Hearsay, not hearsay

Published August 3, 2017
Some of the exhibits on display.—White Star
Some of the exhibits on display.—White Star

KARACHI: Hearsay can be described in many ways, the most common of which is that it’s a piece of unsubstantiated information. This is something that’s not alien to Pakistani society. Many a time we’ve seen people reacting to situations without confirming their veracity.

The title of an exhibition of Muzzumil Ruheel’s latest body of work is Hearsay. He has lent, or his intention is to lend, a new meaning to the word. There are two reasons for it: one, he is part of our society for some of whose sections hearsay is as good as truth; and two, his recent travel experiences. So, the artist’s imagination gets spurred by the circumstances he has lived in, the people he has interacted with, and the results he has drawn as an artist from all of that. Naturally, there’s a lot to process, which is the reason Ruheel employs a variety of techniques to put his message across.

But is there a message to be gleaned from his work? It’s a tricky one. The viewer can leave the Canvas Art Gallery, where the show is being held, utterly satisfied after seeing his tremendous talent on display. The artist summons symbols, men/women, animals and geometric shapes to a convincing effect to broaden the scope of hearsay.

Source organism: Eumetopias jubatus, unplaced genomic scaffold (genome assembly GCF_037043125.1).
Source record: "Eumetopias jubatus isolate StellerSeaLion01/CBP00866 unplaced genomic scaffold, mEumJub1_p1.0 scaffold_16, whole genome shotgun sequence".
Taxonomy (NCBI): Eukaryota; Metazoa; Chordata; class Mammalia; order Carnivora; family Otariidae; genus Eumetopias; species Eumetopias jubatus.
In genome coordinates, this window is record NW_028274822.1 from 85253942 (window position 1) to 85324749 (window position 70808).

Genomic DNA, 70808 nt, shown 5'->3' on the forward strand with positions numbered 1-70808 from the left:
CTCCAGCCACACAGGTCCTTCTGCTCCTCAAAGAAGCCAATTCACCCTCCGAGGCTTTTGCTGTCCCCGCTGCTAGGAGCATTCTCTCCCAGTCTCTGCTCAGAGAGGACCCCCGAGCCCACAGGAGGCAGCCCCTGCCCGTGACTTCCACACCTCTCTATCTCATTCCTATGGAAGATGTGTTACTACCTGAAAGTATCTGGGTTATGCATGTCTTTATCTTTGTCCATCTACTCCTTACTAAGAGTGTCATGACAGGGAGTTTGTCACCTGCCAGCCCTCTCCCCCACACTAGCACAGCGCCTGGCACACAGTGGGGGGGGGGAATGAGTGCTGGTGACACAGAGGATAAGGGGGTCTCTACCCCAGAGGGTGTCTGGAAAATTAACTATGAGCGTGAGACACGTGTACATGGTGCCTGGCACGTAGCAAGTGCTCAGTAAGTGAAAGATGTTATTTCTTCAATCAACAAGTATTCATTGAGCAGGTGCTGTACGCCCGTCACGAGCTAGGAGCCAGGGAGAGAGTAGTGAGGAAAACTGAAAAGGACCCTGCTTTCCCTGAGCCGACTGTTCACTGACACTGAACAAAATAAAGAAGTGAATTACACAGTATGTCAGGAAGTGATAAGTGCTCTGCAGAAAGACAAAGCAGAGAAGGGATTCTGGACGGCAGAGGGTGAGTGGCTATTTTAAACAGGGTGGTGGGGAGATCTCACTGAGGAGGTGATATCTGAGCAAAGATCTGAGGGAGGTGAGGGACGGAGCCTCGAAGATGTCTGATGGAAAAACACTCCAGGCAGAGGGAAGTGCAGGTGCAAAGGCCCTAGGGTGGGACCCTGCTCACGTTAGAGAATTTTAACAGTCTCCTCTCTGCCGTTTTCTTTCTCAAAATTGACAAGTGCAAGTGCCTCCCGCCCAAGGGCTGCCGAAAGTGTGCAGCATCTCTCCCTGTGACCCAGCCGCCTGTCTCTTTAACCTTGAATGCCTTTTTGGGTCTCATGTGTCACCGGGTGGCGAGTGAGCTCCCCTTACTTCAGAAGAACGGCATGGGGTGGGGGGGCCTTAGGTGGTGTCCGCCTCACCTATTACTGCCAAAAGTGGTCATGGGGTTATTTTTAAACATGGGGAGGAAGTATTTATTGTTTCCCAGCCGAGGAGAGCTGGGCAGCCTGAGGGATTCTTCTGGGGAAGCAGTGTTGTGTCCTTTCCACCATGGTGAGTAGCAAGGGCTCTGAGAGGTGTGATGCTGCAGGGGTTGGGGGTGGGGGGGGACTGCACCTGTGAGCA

‘Upside Down’ (ink and acrylic on wasli paper) is a self-explanatory piece in terms of its caption. But for the viewer it is not an uncomplicated phenomenon to decipher, therefore s/he has to take the artwork on face value. It’s not a dilemma. It’s a matter of choice.

Some of the exhibits on display.—White Star
Some of the exhibits on display.—White Star

The diptych ‘Robber or Robin’ (ink and acrylic on canvas) is an intriguing exhibit where the characters can be judged in a Jekyll and Hyde framework. Again, it’s a question of perception, not just of the viewer, but of the artist himself — what’s at stake here is preset notions.

In ‘Regular Treat’ (ink on paper) Ruheel comes full circle by bringing the viewer to a more relatable world where hearsay can safely be construed as not-hearsay. Interesting stuff.  

The exhibition concludes on Aug 10.

Published in Dawn, August 3rd, 2017

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